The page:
Tomás Rivera grew up living the oppressive life of a migrant worker, yet he achieved many significant educational goals at a time when cultural obstacles usually prevented such achievements. He devoted his life to opening doors to higher education and to the writing and publishing world for Mexican-Americans. He made a vital contribution to the Chicano Literary Movement and influenced the lives of many individuals. We at UTSA’s Tomás Rivera Center for Student Success are proud to be a part of that legacy and to carry on the mission of this man of achievement and honor.
Rivera was born in 1935, in Crystal City, Texas, to a migrant Mexican-American family. He started writing when he was twelve, and was an avid reader. As a boy, Rivera and his family followed the migrant stream from Texas to the Midwest and back to Texas again.
With diligence and intelligence Rivera overcame the great handicap of his youthful poverty and rose to success through academic achievement. He was a strong proponent of education, as his career in the academic work indicates. He was also a writer and a poet of some note. Writing about the life of migrant workers.
Despite the many educational obstacles of the migrant life, Rivera graduated from high school and went on to receive his Bachelor’s Degree in Education. He taught in public schools in San Antonio, Crystal City, and League City before earning his Ph. D in Romance Languages and Literature from the University of Oklahoma. In 1971, he became a professor of Spanish at UTSA. In 1973, he was appointed an associate dean and in 1975 became a vice-president. In 1978, he left UTSA to become executive vice-president at UT-El Paso.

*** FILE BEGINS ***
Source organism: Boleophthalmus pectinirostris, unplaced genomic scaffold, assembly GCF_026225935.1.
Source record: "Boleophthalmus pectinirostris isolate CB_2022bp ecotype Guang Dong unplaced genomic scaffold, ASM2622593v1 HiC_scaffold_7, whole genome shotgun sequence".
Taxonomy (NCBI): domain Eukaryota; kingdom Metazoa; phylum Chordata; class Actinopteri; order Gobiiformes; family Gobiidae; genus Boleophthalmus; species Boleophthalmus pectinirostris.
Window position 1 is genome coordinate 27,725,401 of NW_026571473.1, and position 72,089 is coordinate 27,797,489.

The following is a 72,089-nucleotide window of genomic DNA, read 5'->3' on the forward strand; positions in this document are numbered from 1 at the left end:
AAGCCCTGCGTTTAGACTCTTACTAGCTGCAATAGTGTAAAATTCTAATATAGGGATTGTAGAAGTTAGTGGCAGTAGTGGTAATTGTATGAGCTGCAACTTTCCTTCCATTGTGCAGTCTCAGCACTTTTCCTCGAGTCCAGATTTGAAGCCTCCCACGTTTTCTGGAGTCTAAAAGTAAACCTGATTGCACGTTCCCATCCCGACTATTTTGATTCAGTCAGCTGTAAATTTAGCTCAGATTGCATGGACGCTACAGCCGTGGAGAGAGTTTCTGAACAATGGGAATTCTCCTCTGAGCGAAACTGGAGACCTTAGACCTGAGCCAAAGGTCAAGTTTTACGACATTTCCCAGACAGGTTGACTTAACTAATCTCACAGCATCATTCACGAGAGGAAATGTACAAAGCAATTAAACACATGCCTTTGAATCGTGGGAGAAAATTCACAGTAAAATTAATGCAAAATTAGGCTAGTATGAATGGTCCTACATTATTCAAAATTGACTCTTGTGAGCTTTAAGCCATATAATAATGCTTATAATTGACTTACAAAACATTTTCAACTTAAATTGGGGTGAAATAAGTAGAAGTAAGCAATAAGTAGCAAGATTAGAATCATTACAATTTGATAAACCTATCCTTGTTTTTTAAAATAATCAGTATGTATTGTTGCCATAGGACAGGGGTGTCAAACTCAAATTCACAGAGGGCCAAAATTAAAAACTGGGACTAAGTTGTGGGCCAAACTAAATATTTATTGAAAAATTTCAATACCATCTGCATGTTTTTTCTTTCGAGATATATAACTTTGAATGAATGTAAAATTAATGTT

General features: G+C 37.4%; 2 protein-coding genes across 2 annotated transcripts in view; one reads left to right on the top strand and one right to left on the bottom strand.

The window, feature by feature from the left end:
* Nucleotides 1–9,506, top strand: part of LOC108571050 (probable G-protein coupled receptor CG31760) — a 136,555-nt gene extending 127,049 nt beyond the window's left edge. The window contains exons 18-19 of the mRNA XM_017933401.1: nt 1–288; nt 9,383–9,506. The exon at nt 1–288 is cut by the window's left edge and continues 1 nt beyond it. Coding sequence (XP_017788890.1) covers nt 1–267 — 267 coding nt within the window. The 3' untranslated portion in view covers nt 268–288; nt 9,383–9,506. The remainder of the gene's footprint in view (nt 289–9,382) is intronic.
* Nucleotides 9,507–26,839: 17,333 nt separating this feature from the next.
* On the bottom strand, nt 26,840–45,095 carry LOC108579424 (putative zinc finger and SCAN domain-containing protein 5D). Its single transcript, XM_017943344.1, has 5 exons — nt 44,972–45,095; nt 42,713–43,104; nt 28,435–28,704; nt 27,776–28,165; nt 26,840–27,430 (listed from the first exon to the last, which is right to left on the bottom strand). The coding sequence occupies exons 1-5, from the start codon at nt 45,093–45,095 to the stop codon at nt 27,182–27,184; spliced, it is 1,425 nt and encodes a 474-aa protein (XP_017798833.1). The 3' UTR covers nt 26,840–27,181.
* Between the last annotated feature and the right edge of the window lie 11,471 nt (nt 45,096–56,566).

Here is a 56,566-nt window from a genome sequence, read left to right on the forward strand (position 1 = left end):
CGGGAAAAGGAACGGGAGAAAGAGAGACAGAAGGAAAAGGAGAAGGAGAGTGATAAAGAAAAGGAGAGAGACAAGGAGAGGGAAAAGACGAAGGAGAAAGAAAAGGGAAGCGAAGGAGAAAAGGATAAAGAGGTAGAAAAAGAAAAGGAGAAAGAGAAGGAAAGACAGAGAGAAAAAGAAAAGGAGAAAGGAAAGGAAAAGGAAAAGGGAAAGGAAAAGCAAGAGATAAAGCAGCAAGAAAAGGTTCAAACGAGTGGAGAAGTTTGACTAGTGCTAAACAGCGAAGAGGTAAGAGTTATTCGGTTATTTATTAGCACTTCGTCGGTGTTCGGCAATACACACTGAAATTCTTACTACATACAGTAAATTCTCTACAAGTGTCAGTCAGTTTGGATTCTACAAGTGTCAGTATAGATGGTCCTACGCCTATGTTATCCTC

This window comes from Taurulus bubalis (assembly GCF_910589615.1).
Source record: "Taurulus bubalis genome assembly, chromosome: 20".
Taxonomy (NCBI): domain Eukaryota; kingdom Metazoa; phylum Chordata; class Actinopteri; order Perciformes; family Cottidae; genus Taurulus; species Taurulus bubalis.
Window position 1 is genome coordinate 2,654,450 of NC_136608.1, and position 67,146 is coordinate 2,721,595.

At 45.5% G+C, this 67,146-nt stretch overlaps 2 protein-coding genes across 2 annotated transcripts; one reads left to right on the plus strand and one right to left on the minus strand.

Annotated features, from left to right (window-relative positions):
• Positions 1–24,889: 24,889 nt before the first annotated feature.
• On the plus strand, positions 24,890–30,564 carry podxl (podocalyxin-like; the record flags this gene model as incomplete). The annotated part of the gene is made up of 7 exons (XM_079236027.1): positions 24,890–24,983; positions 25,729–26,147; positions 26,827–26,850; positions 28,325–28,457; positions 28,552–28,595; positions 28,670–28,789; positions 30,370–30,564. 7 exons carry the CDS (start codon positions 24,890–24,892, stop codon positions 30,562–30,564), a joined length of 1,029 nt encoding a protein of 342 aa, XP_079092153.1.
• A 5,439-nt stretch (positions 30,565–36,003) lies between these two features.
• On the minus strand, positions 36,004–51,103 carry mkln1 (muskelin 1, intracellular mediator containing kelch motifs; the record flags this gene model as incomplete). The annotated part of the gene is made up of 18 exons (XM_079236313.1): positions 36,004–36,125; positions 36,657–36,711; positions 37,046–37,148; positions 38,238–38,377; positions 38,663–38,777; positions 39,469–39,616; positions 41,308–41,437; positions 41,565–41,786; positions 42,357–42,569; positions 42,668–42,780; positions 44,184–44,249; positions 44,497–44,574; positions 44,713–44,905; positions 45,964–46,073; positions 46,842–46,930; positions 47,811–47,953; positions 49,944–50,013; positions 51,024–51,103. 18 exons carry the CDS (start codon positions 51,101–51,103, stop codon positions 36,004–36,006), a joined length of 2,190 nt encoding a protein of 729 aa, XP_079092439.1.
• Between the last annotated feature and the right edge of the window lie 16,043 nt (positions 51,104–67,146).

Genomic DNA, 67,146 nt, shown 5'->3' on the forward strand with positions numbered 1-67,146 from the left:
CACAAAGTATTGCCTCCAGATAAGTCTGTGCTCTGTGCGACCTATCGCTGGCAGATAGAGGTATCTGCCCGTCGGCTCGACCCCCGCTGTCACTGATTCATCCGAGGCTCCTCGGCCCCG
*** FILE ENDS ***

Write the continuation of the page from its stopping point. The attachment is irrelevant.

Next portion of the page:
Rivera achieved many “firsts” in his life. He was the first in his family to attend college; he was the first recipient of the prestigious Quinto Sol Literary Award, in 1971, for the best Chicano literary work y nose la tragó la tierra (and the earth did not swallow him); and he was one of the founders of the Mexican-American chancellorship in the United States, at the University of California, Riverside, in 1979.
Among his many literary works are Always and Other Poems, The Harvest-La Cosecha, and Chicano Literature: A Dynamic Intimacy. His dedication and accomplishments did much to create new and important opportunities for Hispanics at that time. Rivera received international acclaim as an educator, author and scholar before his untimely death in 1984 at the age of forty-nine.
The legacy of Tomás Rivera remains strong, and the centers of research and service established and dedicated to his name are fitting tributes to his own life of excellence in scholarship and service.